Promoting Breastfeeding: Centering Pregnancy Model Essay

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Prenatal Breastfeeding Workshop: Teaching and Learning Package

All credible health authorities, with even a remote interest in maternal and child health outcomes, spend a great deal of effort promoting the benefits of breastfeeding (AAP n.d.). The official policy statement issued and recently updated by the American Academy of Family Physicians (AAFP 2014) encourages family physicians to incorporate breastfeeding education into preconception, prenatal, and postnatal care visits. The AAFP (2014) also recommended that providers encourage family members, especially the father and maternal grandmother, to participate in supporting the mother's intention and commitment to breastfeeding. Although an individualized education approach can be beneficial, the American College of Nurse-Midwives (ACNM 2011) recommends a group prenatal care format. The advantages of this model, aside from preserving clinic resources, include better maternal and infant health outcomes. The model mentioned specifically by the ACNM (2011) was the CenteringPregnancy model, which uses a provider- and co-facilitator-led participatory instruction.

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I am a nurse who is working in a hospital obstetrics and gynecology ward in my home country, with a strong interest in patient education. Recently, I decided to provide a free prenatal breastfeeding workshop through my department on a voluntary basis and this report presents the details of the proposed teaching and learning package. The objectives will be to expand my role as a patient educator, improve the quality of patient education, expand the services offered by my department, and improve patient awareness about breastfeeding benefits. The chosen model for the prenatal breastfeeding workshop is group prenatal education, which brings women together at approximately the same gestational age to learn and share during the 2-hour workshop. This report will provide justification for the project and discuss the material that should be included in the teaching and learning package.

Overview of the Prenatal Breastfeeding Workshop

Essay on Promoting Breastfeeding: Centering Pregnancy Model Assignment

During their first prenatal care visit, women under 20-weeks gestation will be invited to attend the prenatal breastfeeding workshop. They will be given a leaflet containing an overview of the information that will be provided in the workshop, a description of how the workshop will be organized, directions, and contact information. The workshop will be in a group format that encourages active participation with facilitators and the other women attending. The topics covered will include the benefits, techniques, and strategies for breastfeeding. The didactic portion of the workshop will begin with a brief video providing a general overview of breastfeeding (Office on Women's Health 2011). A PowerPoint slide presentation, accompanied by a verbal presentation, will represent the main teaching tools used. Workshop attendees will be asked to complete a breastfeeding knowledge assessment at the end of the workshop, in addition to evaluating the workshop and facilitator performance in written form.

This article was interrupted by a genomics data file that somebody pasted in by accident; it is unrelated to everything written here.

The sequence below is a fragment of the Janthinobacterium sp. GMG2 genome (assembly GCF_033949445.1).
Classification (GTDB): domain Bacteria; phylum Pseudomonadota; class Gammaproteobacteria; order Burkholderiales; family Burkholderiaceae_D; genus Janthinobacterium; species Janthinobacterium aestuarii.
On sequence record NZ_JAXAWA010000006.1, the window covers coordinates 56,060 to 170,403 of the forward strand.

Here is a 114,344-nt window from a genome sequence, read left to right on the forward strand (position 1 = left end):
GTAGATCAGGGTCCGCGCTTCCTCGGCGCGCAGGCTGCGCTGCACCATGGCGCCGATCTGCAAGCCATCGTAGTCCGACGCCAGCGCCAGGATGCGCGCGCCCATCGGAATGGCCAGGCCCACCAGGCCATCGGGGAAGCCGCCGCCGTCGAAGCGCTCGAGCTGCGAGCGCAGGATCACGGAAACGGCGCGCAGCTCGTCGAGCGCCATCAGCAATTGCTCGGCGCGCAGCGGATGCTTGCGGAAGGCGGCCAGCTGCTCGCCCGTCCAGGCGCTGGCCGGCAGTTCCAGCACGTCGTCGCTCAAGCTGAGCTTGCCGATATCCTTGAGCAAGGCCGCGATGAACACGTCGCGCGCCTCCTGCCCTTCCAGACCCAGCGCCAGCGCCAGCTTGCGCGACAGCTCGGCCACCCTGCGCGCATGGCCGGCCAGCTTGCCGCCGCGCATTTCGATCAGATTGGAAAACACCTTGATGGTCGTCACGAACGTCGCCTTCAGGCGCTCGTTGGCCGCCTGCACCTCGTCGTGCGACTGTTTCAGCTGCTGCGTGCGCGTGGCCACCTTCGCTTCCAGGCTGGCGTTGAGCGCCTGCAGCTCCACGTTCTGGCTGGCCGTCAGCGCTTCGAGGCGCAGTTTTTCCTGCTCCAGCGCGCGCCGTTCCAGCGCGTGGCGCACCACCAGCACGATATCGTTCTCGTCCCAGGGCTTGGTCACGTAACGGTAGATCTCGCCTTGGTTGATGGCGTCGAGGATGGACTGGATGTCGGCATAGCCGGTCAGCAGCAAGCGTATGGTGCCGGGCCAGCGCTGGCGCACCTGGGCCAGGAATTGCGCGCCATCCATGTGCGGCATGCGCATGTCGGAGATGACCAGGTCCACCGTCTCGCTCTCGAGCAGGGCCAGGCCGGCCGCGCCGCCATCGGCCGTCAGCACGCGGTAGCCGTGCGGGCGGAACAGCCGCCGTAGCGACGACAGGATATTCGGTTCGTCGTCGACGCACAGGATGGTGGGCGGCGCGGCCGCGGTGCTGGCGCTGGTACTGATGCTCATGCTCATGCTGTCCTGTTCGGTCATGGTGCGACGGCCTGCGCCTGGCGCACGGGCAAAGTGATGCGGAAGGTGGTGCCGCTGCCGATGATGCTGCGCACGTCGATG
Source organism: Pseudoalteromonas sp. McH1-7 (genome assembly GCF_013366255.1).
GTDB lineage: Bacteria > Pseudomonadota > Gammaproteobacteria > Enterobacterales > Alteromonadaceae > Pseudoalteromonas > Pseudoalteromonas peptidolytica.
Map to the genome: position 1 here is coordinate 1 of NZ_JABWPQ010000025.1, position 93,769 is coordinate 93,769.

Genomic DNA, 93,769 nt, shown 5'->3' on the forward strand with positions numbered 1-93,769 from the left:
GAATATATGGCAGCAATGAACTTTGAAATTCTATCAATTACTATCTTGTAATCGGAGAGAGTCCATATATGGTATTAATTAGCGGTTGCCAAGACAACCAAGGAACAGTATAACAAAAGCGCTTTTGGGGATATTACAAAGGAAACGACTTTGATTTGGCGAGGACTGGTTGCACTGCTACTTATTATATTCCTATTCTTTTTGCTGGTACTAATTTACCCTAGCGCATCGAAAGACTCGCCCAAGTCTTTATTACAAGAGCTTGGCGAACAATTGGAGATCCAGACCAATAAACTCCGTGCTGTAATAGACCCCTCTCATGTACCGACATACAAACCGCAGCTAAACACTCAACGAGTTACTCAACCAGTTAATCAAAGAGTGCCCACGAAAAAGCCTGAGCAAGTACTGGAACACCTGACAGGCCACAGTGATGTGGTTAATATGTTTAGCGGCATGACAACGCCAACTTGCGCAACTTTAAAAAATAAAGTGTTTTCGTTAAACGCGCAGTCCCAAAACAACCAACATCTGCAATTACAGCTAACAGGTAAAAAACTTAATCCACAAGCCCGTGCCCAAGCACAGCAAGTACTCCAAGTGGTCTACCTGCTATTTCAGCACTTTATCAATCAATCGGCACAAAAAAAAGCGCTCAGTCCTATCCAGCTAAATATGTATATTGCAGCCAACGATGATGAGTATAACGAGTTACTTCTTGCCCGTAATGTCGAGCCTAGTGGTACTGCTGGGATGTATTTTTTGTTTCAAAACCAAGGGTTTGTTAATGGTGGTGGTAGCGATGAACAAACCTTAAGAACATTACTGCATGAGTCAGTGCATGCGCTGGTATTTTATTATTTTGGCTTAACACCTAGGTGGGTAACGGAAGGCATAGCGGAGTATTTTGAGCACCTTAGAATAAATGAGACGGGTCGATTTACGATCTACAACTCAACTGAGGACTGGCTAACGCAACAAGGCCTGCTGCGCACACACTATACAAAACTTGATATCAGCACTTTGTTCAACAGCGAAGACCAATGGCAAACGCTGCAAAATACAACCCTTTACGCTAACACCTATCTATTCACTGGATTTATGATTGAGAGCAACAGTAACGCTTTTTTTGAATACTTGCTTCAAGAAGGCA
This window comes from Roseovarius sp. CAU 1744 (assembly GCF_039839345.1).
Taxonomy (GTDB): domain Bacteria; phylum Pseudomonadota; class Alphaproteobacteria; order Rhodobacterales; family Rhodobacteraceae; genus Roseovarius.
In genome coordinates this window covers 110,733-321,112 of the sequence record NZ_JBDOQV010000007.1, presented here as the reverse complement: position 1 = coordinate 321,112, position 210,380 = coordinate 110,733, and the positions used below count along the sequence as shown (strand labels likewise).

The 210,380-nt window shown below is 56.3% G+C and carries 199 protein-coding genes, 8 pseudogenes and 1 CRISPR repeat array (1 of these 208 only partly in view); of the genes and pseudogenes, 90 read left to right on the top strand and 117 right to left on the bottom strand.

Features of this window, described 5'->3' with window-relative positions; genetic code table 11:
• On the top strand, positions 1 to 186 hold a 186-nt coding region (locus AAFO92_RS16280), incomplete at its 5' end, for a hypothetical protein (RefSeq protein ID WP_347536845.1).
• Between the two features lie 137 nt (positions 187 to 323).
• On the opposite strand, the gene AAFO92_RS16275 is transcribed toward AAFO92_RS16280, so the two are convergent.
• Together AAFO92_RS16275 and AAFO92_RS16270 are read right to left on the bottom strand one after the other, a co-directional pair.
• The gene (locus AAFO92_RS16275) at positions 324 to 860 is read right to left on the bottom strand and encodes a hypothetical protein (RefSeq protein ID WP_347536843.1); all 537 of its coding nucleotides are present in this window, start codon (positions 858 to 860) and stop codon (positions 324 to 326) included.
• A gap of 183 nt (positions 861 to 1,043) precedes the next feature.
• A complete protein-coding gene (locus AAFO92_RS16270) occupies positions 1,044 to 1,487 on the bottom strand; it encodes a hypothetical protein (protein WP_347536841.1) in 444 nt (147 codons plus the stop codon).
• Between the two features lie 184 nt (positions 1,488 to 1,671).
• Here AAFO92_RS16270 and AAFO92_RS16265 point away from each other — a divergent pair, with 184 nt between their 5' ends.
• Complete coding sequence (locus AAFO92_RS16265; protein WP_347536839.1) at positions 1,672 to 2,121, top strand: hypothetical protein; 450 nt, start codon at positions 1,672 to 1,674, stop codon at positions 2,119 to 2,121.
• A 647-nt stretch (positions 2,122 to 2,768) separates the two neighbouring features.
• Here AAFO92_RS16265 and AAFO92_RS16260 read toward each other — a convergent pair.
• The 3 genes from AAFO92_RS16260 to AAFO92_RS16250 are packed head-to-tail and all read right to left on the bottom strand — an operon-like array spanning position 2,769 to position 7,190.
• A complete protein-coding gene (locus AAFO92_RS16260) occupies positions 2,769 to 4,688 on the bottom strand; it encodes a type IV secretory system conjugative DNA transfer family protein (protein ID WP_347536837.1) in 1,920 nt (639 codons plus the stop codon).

The lesson plan for a 2-hour prenatal breastfeeding workshop will be presented here (Appendix). The rationale for the lesson plan is evidence-based and explained in detail below. The learning modules were adapted from published online information and informed by peer-reviewed research publications. The lesson modules are the following: (1) infant benefits, (2) maternal benefits, (3) how to breastfeed, (4) managing a breastfeeding routine, and (5) breastfeeding in public. What follows is a detailed overview of the information presented in the workshop and a discussion of the relevant learning theories.


The information that should be conveyed to pregnant women during prenatal care has been well-established, but the benefits of breastfeeding, while substantial, continue to be elaborated through experimental studies. Current recommendations are for exclusive breastfeeding for the first 6 months of life, followed by at least another year of breastfeeding as the diet is supplemented with liquids and foods (AAP 2012). Beyond that point, continued breastfeeding is optional depending on the wishes of the mother and child. The Office on Women's Health (2010a) within the U.S. Department of Health and Human Services (HHS) maintains an updated information database on best practice recommendations for breastfeeding, including recommended positions, schedules, duration, exclusivity, diet supplementation, and solutions to any problems that may arise. What follows is an overview of this information, which will form the knowledge base for the breastfeeding prenatal workshop.